Since the cables 155 are mounted on the arms 33 outwardly of the support 13, they can be removed and replaced without having to remove the support from its mounting on and between the floor and ceiling 11 and without having to thread the cable between supports.
The second form of the arm 83 illustrates an alternate form of rack which permits the mounting of cables S thereon in more confined areas than with the first form of the arm 33. The third and fourth forms of arms 103 and 133 illustrate a structure which permits arms of a length equivalent to that of the first form of the arm 33 to be mounted in confined areas while at the same time permitting removal of the arms from the support for modification of the rack. There is a spacial limitation involved in the first form of the arm 33 in that in order to remove it, the arm must be drawn through the support 13. However, the segments 115 of the third form of the arm 103 and the segments 145 of the fourth form 133 can be removed from the passage 24 without having to be drawn entirely through the support since the segments can be slipped out of the opposite sides 15 of the support. Racks utilizing these arms can be positioned in extremely confined areas.
Since each rack 9 requires only a single support 13 and the support and the arms 33, 83, 103 and 133 are of channeled construction, the rack is of significantly lighter weight than conventional racks. Such construc tion also allows the supports and arms each to be cut and formed in a single forging operation during the manufacture thereof thereby reducing manufacturing costs. No screws or bolts are required to mount the arms on the support although they can be utilized as desired. Furthermore, use of the spring locks 46, 55, 66, and 76 in combination with the passages 24 insures that the rack is of significantly stronger construction than conventional racks employing screws or bolts. Additionally, and perhaps more significantly, the use of the spring locks greatly reduces the manual labor required in assembling and disassembling the rack 9, thereby 8 greatly reducing the expense involved in employing such racks. The arms in all forms define open shelves for receipt of the cables thereon without removing or disturbing any of the supports and without the necessity of endwardly threading the cables into position. Finally, modification or readaptation of the rack to a particular use after initial assembly is greatly facilitated with the rack of the present invention as compared with conventional racks. The arms can be raised, lowered or respaced quickly and easily.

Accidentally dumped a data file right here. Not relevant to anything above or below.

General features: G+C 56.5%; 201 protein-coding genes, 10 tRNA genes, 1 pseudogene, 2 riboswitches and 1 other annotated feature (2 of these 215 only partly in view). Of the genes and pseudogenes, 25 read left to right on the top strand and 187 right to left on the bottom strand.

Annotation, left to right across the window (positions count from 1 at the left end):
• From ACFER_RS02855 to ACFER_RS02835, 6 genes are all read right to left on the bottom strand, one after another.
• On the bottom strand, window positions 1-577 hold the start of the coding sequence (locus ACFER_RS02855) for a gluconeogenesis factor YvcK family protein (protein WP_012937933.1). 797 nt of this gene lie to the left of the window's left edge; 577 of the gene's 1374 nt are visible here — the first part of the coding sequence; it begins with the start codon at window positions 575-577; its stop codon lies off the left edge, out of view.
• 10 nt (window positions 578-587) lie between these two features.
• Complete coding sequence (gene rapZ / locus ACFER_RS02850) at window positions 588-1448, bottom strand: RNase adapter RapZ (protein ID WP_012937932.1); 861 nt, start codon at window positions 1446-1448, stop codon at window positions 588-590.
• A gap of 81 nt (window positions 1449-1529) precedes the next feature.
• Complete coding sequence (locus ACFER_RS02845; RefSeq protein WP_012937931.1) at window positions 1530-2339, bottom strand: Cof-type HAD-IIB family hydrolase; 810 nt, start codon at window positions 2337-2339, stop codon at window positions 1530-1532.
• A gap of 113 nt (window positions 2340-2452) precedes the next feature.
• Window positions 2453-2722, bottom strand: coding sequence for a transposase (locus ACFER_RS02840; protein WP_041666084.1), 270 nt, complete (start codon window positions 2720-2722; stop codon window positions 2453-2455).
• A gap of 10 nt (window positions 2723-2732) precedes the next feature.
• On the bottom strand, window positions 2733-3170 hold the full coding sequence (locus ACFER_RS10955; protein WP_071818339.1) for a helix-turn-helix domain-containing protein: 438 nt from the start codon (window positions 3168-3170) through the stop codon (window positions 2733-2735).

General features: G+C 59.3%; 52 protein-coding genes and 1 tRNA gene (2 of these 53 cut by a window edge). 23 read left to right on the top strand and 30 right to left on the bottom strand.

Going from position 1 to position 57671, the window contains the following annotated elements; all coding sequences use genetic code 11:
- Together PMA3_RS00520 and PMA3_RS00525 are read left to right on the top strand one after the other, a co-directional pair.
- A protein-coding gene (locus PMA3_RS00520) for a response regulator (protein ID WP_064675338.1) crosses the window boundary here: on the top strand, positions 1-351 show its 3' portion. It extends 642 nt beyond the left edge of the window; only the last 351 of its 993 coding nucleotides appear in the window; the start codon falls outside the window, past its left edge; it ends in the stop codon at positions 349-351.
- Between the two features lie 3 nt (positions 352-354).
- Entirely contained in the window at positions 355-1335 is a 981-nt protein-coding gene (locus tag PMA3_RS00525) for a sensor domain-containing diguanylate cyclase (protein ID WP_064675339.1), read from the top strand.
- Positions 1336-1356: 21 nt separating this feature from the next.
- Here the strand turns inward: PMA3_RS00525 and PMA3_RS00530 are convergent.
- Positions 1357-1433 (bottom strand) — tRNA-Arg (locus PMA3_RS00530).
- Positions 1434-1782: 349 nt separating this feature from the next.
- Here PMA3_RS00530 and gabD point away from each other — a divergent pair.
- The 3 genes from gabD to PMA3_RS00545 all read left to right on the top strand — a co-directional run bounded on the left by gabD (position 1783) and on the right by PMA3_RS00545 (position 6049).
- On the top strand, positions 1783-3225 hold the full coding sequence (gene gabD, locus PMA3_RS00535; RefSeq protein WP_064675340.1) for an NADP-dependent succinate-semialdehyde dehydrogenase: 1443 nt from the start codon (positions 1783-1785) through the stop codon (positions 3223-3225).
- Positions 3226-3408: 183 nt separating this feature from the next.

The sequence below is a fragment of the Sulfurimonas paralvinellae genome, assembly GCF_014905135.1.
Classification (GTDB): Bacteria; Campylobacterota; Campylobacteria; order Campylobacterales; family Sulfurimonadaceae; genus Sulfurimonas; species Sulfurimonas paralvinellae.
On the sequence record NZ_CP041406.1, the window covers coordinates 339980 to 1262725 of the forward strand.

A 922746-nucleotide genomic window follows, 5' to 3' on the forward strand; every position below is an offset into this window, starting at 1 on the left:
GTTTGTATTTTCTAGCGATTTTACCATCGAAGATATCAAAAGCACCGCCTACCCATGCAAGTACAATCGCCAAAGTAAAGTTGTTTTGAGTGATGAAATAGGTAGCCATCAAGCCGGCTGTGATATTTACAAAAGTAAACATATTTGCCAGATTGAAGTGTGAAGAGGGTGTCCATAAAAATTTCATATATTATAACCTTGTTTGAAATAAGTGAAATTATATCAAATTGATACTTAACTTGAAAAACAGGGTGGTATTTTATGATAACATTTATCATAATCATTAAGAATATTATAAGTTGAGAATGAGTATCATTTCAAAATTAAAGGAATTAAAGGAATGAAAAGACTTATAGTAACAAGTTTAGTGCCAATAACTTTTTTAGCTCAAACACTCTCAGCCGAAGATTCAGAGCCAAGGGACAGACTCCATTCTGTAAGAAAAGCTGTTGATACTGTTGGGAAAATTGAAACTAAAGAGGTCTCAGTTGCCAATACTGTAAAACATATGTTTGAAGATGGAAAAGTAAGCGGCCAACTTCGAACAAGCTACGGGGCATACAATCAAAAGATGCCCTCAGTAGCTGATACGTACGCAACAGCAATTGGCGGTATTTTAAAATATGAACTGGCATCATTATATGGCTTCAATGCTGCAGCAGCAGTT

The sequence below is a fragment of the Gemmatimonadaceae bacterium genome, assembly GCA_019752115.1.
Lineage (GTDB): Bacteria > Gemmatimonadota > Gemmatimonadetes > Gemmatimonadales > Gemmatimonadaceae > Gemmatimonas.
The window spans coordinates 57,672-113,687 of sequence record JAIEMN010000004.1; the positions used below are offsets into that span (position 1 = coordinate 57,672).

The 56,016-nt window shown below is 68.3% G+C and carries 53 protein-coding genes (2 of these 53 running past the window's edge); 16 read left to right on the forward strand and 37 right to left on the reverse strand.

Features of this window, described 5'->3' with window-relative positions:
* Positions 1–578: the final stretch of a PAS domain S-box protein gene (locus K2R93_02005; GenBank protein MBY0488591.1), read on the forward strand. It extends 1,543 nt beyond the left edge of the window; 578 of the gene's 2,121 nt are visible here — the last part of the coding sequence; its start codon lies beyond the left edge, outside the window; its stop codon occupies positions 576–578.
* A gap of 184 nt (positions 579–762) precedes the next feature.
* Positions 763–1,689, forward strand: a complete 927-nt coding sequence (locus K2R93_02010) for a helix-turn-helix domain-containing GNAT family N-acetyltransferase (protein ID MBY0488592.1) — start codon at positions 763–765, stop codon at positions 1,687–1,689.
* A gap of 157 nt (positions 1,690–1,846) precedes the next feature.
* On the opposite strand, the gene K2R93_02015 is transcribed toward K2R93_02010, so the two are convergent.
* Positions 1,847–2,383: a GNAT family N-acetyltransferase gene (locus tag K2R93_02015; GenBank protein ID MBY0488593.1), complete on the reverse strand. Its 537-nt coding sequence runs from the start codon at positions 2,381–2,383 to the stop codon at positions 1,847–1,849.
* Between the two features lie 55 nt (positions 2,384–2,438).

Although the invention has been herein shown and described in what are conceived to be the most practi cal and preferred embodiments, it is recognized that departures may be made therefrom within the scopeof the invention, which is not to be limited to the illustrative details disclosed.
Having described my invention, what I claim as new and desire to secure by Letters Patent is:
1 A rack comprising erect support means providing substantially parallel spaced elements having substantially horizontally aligned passages therethrough bounded by upwardly disposed lips and downwardly disposed shoulders upwardly spaced from the lips; an arm extended through the passages having a pair of separable segments providing mounting portions which are substantially mirror images of each other disposed in the passages and providing oppositely outwardly ex: tended ends, each segment having an outer endwardly disposed inclined contact surface, a laterally disposed central edge longitudinally inwardly extended from said outer contact surface and an inner endwardly disposed contact surface oppositely inclined from said segments outer contact surface, the outer contact surfaces being fitted to the inner contact surfaces of the opposite segments with the central edges in fitted engagement, a contact surface of one segment overlaying the other segment at one passage and a contact surface of said other segment overlaying said one segment at the other passage; and spacing means disposed in each passage between the shoulder thereof and the segments holding the segments downwardly in said fitted engagement.
2. The rack of claim 1 in which the outer contact surfaces overlay the inner contact surfaces to which they are fitted, each of the segments has downwardly disposed notch means adjacent to its inner contact surface fitted downwardly over an adjacent lip, and the spacing means holds said notch means downwardly in fitted relation to their respective lips by holding the outer contact surfaces downwardly against their inner contact surfaces.